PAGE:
Since the available data were stronger in El Salvador than in Kenya, the GBD estimates of child mortality are more uncertain for Kenya than they are for El Salvador (indicated by pink shading). In El Salvador in 2010, child mortality could be as low as 266 per 100,000 or as high as 362  per 100,000. In Kenya, the range for child mortality is substantially wider and could be anywhere from 1,184 to 1,514 per 100,000.

Data sources and estimates of under-5 child mortality in El Salvador and Kenya, 1990-2010

The next screen grab shows the estimates and the uncertainty surrounding the estimates (vertical bars) of under-5 deaths in sub-Saharan Africa.

Uncertainty surrounding death rates in children under 5 years, sub-Saharan Africa, 1990-2010

Child Mortality 4

Despite the higher uncertainty surrounding estimates of child death rates in sub-Saharan Africa compared to other regions, GBD researchers are certain that they are declining. In fact, looking back at estimates of child mortality from researchers at the Institute for Health Metrics and Evaluation, UNICEF, and the most recent GBD study reveals that each updated estimate has been progressively lower than previous ones (view Figure 7 in this paper, which is available for free with registration). In each update, scientists obtain more data and apply more advanced methods. When new child mortality estimates are released as part of the GBD Study 2013, it will be enlightening to see what the new data and improved methods reveal.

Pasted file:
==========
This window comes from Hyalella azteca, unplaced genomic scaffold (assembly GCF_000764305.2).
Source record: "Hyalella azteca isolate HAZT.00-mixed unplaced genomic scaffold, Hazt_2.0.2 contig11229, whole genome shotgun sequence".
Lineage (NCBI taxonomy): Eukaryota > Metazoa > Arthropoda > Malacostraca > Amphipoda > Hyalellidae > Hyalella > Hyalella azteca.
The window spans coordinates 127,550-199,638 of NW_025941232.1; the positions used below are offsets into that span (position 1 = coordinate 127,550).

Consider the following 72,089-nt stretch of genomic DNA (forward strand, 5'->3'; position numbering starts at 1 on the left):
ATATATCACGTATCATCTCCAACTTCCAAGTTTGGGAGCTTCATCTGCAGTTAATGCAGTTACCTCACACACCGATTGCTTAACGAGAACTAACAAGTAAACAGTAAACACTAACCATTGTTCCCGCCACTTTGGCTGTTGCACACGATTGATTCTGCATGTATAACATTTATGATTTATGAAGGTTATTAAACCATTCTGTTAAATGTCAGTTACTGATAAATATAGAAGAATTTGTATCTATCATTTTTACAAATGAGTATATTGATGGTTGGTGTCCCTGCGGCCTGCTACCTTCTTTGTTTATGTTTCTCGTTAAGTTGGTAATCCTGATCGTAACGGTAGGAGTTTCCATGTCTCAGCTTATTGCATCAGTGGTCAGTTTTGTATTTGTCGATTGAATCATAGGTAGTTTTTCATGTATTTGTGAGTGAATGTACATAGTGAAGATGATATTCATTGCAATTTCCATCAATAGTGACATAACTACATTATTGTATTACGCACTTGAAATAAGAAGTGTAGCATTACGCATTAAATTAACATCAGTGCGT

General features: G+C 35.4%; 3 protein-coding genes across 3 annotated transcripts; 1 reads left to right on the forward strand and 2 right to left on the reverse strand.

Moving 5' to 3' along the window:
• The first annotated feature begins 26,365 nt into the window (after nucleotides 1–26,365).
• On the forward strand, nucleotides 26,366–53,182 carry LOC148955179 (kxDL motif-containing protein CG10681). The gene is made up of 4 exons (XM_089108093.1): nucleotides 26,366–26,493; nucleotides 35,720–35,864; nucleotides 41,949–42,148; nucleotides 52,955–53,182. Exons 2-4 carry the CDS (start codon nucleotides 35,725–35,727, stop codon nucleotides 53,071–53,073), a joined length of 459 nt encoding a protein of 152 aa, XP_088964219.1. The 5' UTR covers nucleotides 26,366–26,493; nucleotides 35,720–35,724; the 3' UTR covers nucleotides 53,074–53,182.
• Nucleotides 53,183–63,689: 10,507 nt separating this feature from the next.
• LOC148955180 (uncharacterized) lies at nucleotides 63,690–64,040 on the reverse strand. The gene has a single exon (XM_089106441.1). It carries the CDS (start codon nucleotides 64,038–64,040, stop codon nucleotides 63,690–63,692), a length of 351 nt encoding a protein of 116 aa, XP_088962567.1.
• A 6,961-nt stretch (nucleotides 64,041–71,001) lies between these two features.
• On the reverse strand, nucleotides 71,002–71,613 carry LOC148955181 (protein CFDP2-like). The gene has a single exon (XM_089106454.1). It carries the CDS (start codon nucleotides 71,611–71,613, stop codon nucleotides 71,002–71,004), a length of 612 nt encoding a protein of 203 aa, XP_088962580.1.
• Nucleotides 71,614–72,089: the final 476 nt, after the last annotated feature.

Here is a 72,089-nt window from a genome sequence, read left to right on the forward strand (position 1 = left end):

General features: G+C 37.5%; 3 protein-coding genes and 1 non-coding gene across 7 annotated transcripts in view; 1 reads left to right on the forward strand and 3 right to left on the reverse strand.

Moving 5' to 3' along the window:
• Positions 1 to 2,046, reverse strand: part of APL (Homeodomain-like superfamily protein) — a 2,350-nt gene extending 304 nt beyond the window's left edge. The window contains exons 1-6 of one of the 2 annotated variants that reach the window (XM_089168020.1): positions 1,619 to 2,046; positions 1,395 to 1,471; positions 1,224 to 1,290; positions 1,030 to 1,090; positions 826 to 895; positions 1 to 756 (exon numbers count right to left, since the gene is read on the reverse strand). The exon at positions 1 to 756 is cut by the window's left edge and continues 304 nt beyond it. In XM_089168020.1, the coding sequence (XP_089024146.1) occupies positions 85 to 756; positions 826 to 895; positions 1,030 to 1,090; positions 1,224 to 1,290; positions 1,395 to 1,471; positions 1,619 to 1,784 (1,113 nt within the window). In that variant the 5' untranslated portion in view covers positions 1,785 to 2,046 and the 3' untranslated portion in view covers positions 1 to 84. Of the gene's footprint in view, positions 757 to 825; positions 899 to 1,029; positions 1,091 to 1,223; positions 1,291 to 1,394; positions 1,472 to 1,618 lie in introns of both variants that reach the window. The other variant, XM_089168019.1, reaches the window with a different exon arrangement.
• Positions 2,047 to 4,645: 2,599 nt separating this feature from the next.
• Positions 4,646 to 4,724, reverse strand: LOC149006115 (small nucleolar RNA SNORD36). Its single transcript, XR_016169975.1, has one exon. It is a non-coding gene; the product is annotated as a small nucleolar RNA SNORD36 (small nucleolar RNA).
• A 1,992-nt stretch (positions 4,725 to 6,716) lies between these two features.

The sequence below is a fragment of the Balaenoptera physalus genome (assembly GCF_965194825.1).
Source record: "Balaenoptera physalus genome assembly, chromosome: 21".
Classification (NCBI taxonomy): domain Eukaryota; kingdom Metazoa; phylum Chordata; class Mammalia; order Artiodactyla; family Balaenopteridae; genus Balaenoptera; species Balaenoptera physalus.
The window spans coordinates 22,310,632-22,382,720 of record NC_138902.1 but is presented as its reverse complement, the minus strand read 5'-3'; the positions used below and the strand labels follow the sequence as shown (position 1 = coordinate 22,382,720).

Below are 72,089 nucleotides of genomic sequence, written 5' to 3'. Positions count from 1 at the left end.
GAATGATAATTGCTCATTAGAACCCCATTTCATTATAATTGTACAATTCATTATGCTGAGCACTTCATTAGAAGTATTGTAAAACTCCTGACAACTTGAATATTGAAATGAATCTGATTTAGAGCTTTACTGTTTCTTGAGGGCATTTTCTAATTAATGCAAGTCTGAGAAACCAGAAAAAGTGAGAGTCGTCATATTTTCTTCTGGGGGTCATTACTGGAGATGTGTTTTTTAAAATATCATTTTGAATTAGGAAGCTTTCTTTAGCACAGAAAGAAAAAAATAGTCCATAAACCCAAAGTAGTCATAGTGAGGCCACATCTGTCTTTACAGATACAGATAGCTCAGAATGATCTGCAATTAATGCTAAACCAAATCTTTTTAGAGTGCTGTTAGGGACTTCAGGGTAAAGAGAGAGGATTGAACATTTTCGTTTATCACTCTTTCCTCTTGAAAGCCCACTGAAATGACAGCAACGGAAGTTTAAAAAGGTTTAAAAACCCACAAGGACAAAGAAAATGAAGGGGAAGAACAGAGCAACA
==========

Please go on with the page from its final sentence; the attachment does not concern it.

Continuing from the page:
Katie Leach-Kemon, a weekly contributor of global health visual information posts for Humanosphere, is a policy translation specialist from the University of Washington’s Institute for Health Metrics and Evaluation.


About Author

Katie Leach-Kemon

Katherine (Katie) Leach-Kemon is a policy translation specialist at the Institute for Health Metrics and Evaluation (IHME). Katie specializes in two of IHME's research areas, the Global Burden of Disease and health financing. Katie has helped produce IHME's Financing Global Health report since it was first published in 2009. She received an MPH from the University of Washington and served as a Peace Corps volunteer in Niger. Her work has been published in The Lancet, Health Affairs, and the Journal of the American Medical Association. You can follow her on Twitter @kleachkemon.